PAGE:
Aeneid book 6- the shade of Palinurus

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  • Created by: Lydia22
  • Created on: 07-06-17 02:21
Ecce gubernator sese Palinurus agebat, qui Libyco nuper cursu, dum sidera servat, exciderat puppi mediis effusus in undis.
Behold, there came the helmsman, Palinurus, who fell from the stern on the Libyan passage, flung into the midst of the waves, as he watched the stars.
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hunc ubi vix multa maestum cognovit in umbra, sic prior adloquitur:
When Aeneas had recognised him with difficulty sorrowing among the deep shadows, he spoke first, saying:
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'quis te, Palinure, deorum eripuit nobis medioque sub aequore mersit? dic age. namque mihi, fallax haud ante repertus hoc uno responso animum delusit Apollo, qui fore te ponto incolumem finisque canebat venturum Ausonios. en haec promissa fides est?
‘What god tore you from us, Palinurus, and drowned you mid-ocean? For in this one prophecy Apollo has misled me, he whom I never found false before, he said that you would be safe at sea and reach Ausonia’s shores. Is this the truth of his promise?’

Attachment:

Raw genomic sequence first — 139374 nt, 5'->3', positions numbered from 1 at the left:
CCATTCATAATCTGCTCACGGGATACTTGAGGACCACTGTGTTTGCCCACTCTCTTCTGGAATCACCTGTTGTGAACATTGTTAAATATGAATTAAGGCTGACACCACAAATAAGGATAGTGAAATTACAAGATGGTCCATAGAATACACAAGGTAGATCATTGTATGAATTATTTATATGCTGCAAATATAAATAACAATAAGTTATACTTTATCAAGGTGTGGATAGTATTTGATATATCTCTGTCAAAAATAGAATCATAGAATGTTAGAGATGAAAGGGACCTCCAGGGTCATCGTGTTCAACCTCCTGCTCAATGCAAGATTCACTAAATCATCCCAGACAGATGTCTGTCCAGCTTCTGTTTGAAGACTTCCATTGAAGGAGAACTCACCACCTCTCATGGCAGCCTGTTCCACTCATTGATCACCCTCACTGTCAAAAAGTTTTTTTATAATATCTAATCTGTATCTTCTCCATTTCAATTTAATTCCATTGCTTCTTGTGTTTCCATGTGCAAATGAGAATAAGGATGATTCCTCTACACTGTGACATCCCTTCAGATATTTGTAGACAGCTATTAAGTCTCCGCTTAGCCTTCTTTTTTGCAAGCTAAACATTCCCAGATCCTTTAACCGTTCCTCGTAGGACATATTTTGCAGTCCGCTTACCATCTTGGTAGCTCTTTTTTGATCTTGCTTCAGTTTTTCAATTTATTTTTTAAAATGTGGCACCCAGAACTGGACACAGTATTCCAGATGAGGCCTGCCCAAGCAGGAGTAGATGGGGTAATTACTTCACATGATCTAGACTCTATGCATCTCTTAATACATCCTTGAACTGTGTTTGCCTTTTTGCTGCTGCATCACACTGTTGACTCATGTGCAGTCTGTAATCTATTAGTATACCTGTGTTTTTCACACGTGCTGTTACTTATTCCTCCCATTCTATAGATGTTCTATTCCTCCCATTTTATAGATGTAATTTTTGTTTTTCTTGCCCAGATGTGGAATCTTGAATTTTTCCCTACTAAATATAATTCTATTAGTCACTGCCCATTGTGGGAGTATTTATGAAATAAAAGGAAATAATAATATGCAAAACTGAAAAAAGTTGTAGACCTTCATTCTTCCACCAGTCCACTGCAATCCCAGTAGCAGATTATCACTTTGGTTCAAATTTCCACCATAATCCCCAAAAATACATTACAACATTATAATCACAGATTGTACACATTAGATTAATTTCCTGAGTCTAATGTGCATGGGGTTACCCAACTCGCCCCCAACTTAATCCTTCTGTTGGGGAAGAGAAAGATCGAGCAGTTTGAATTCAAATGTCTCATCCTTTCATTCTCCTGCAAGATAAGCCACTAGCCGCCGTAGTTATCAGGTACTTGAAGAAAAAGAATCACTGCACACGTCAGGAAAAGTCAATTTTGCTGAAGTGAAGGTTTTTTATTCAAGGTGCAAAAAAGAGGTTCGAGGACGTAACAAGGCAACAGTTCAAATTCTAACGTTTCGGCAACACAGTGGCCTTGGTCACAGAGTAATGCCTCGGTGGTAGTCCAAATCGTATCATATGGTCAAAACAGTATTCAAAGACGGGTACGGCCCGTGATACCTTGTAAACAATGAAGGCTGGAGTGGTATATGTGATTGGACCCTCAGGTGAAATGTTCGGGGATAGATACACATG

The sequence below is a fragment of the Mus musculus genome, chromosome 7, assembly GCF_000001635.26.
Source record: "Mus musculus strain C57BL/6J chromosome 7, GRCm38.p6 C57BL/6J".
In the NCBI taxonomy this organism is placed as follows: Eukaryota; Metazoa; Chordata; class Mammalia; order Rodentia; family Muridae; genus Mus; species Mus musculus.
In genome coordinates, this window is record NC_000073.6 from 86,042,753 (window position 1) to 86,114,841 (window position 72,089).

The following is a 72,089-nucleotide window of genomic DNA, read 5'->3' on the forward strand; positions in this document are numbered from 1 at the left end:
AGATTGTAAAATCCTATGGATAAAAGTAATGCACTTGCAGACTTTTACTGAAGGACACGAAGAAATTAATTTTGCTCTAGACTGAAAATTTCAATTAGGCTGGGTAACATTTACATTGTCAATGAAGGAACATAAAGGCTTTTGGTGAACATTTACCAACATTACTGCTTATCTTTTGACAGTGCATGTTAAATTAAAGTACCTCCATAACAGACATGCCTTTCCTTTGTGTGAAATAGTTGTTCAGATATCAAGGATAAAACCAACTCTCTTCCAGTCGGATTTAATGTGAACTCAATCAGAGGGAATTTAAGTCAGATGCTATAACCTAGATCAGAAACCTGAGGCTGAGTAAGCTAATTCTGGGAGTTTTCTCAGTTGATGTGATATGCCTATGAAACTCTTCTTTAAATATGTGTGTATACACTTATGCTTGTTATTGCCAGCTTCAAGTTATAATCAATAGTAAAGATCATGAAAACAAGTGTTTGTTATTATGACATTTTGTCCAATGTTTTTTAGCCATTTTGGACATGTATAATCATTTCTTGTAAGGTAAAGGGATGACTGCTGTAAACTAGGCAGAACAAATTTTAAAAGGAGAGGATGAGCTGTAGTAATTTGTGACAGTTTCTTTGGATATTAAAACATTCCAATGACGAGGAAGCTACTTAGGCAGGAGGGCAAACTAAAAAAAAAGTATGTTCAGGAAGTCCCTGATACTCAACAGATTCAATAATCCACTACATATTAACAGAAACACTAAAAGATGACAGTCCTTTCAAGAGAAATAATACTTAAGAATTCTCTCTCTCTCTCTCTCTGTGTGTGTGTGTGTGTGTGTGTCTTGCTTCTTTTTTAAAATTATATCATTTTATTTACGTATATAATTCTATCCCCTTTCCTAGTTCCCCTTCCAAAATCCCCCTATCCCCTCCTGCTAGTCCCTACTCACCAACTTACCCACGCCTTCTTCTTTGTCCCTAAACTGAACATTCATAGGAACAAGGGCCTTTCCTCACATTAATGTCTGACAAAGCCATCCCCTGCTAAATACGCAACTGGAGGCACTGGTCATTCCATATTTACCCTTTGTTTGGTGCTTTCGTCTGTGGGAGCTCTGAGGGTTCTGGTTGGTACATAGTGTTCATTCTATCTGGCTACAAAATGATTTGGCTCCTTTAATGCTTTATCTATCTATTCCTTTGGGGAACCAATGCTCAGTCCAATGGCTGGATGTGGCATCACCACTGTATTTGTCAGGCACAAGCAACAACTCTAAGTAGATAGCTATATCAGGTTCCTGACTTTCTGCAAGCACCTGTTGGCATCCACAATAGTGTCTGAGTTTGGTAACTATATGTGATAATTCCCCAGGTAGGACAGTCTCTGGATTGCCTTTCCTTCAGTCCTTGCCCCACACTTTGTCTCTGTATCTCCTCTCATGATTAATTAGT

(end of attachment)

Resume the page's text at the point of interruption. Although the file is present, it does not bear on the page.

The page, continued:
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ille autem: 'neque te Phoebi cortina fefellit, dux Anchisiade, nec me deus aequore mersit.
But he replied: ‘Phoebus’s tripod did not fail you, Aeneas, my captain, nor did a god drown me in the deep.
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namque gubernaclum multa vi forte revulsum, cui datus haerebam custos cursusque regebam, praecipitans traxi mecum.
By chance the helm was torn from me with violence as I clung there, on duty as ordered, steering our course, and I dragged it headlong with me.
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maria aspera iuro non ullum pro me tantum cepisse timorem, quam tua ne spoliata armis, excussa magistro, deficeret tantis navis surgentibus undis.
I swear by the cruel sea that I feared less for myself than for your ship, lest robbed of its gear, and cleared of its helmsman, it might founder among such surging waves.